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Conjugated linoleic acid-induced toxic hepatitis: first case report.

Sep 02, 2015 - 1 comments

Conjugated linoleic acid-induced toxic hepatitis: first case report.


A 46-year-old female patient was referred to our department with presenting symptoms of asthenia, jaundice, and pruritus. There was no medical history or clinical evidence of viral hepatitis, autoimmune hepatitis, hemochromatosis, or Wilson's disease. The patient revealed that 14 days prior to admission she had begun self-medicating with conjugated linoleic acid (CLA) to reduce body fat, leading to the suspicion of CLA hepatotoxicity, which was subsequently confirmed by a liver biopsy. After the patient ceased to ingest CLA, liver enzymes levels normalized. To the best of our knowledge, this is the first report of hepatotoxicity due to CLA ingestion.

Remedies for Arthritis Pain

Sep 02, 2015 - 5 comments

Remedies for Arthritis Pain

Chamomile Oil Massage
The soothing flower works wonders outside of its use as a calming herbal tea. Massaging your achy joints with topical chamomile oil can significantly reduce your need for acetaminophen, finds a recent report published in the journal Complementary Therapies in Clinical Practice. Chamomile contains terpenoids and flavonoids, natural chemical compounds with anti-inflammatory, antioxidant, and pain-killing properties.

Close your medicine cabinet and head to the kitchen—the cure is in your curry. Turmeric, a traditional Indian spice, has been shown to improve pain severity, stiffness, and functional limitations from arthritis, according to a study published in Inflammopharmacology.

Fresh shaved, sprinkled, chopped, or bottled, It's the  active ingredient, gingerol, It delivers a dose of relief to tense trouble spots. In fact, the anti-inflammatory properties of ginergol inhibit the same pain-causing enzymes as ibuprofen and other NSAIDs, according to a report in the journal Arthritis.

Shave some slices and steep in boiling water for a soothing tea, recommends Bill Phillips, Men's Health editor-in-chief and author of The Better Man Project. Not only do its anti-inflammatory properties make it useful to people with arthritis, bursitis, or tendonitis, but it can also help relieve gas, nausea, motion sickness, allergies, and bad breath, says Phillips.

Tart cherries instead of pills. Like NSAIDs, cherries ease pain by inhibiting COX enzymes that trigger the production of inflammatory compounds called prostaglandins, note Job Teitlebaum, MD, and Bill Gottllieb, CHD, authors of Real Cause, Real Cure. What's more, cherries' deep red color means they're rich in flavonoids and antioxidants that help curb your chronic pain. Eating just 10 to 20 tart cherries a day or sipping 32 ounces of cherry juice delivers the same dose of pain-fighting cherry extract as six tablets of a neuropathic pain medicine. I use tart cherry juice concentrate.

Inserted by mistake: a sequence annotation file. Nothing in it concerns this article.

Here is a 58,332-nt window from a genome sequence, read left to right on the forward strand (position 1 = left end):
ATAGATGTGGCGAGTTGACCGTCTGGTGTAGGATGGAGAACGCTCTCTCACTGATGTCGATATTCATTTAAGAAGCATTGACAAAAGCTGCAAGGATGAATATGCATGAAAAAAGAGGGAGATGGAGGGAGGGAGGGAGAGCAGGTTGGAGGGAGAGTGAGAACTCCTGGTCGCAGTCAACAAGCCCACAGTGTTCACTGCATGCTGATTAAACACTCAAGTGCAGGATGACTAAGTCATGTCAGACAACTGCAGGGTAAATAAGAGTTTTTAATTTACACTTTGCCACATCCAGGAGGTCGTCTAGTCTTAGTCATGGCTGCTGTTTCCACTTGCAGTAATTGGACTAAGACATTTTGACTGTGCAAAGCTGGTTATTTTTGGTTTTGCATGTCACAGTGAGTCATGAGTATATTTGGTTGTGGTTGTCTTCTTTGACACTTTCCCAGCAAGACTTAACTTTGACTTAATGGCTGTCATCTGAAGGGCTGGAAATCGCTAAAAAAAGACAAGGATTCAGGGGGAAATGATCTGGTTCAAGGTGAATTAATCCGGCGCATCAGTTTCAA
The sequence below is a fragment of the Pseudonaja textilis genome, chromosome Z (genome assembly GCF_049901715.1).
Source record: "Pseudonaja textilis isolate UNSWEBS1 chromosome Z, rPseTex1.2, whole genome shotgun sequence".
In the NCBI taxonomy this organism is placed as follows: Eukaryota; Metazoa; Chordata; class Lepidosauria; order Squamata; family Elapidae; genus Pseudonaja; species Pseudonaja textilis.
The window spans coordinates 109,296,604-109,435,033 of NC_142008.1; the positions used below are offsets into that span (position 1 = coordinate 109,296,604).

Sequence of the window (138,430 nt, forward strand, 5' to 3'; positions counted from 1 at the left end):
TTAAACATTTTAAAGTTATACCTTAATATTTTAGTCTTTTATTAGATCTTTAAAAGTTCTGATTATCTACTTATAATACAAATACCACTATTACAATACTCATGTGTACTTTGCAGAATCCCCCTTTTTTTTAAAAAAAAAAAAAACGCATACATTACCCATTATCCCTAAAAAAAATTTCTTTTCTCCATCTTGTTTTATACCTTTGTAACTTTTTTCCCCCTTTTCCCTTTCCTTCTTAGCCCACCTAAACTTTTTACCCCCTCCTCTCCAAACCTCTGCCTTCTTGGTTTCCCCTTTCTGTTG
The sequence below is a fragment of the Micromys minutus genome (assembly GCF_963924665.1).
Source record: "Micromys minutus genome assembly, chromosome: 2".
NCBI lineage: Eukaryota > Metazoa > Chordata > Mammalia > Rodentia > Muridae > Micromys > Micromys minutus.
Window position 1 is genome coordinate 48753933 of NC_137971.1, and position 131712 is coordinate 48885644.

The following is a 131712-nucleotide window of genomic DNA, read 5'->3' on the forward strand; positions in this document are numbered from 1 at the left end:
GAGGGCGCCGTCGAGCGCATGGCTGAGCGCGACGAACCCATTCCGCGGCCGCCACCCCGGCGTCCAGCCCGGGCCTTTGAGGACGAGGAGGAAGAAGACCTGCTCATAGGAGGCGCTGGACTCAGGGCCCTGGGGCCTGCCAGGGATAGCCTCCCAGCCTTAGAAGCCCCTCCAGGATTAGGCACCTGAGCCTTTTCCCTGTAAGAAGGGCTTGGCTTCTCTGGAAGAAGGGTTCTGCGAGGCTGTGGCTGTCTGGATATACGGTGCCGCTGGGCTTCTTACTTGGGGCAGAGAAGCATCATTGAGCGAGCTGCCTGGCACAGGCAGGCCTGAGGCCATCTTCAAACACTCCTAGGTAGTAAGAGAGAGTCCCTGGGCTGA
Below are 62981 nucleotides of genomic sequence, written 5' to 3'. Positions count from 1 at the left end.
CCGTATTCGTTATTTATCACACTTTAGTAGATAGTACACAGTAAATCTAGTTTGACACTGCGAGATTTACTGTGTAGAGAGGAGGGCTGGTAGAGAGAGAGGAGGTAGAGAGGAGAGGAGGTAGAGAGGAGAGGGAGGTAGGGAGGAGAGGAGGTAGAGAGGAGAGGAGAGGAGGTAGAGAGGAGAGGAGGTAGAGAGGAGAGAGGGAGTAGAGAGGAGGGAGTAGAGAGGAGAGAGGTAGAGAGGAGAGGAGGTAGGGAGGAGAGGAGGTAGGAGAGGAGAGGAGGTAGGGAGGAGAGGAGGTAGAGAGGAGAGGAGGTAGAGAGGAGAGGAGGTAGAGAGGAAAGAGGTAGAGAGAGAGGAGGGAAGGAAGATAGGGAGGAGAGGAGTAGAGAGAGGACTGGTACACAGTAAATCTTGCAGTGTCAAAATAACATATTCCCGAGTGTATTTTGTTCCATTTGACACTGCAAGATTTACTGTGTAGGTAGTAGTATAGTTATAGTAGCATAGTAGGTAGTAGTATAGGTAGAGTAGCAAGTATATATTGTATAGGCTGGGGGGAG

Drinking wine can ward off early symptoms of knee osteoarthritis, according to recent research from the UK. Drinkers who sipped 4 to 6 glasses of vino a week were 45 percent less likely to develop knee osteoarthritis than those who abstained from alcohol. But it's not alcohol that contains the antidote for better health; it's the specific ingredients found in wine that keep your creaks from becoming more serious. (Beer drinkers actually increased their risk of arthritis!)

Limit yourself to one 12-ounce glass, though. "Drinking in moderation (about 1 drink a day or less) has been shown to decrease circulating biomarkers of systemic inflammation," says Karen Costenbader, MD, a rheumatologist at Brigham and Women's Hospital.

Tai chi is a tame form of martial arts, but it's your best defense against pain. Since pain and stiffness can worsen with either excessive movement or inactivity, this gentle movement strikes the perfect balance. In a University of North Carolina study, people who performed a tai chi program regularly for eight weeks saw significant improvements in arthritis pain, stiffness, and sleeplessness due to pain. Those who added a 60-minute routine twice a week improved their arthritis symptoms by 7 percent, and even better, reported noted psychological benefits such as an increased sense of well-being.

Much like tai chi, yoga will stretch and relieve tension throughout your entire body, says Sari Harrar, author of Relief At Last!. The slow, controlled movements of yoga give you the exercise you need to stay fit and nimble while also helping you build muscle for a stronger structural foundation.

Athletic Tape
Keep your knee in line: Wrapping your achy areas with athletic tape can immediately reduce malalignment and the pain that follows, finds an Australian study. Whether your knees are offset, under pressure during tough workouts, or feeling the twinge of constant pain, taping your joint is a simple way to support your body under pressure. Visit a physical therapist for the best tape-and-wrapping method for your particular pain.

Strength Exercise
The gym may seem like the last thing you feel motivated to do when your bones ache, but idling will only worsen your pain, says Jordan Metzl, MD, and author of The Exercise Cure. Research indicates that inactivity may actually cause cartilage to thin out—a dire consequence when you're dealing with arthritis.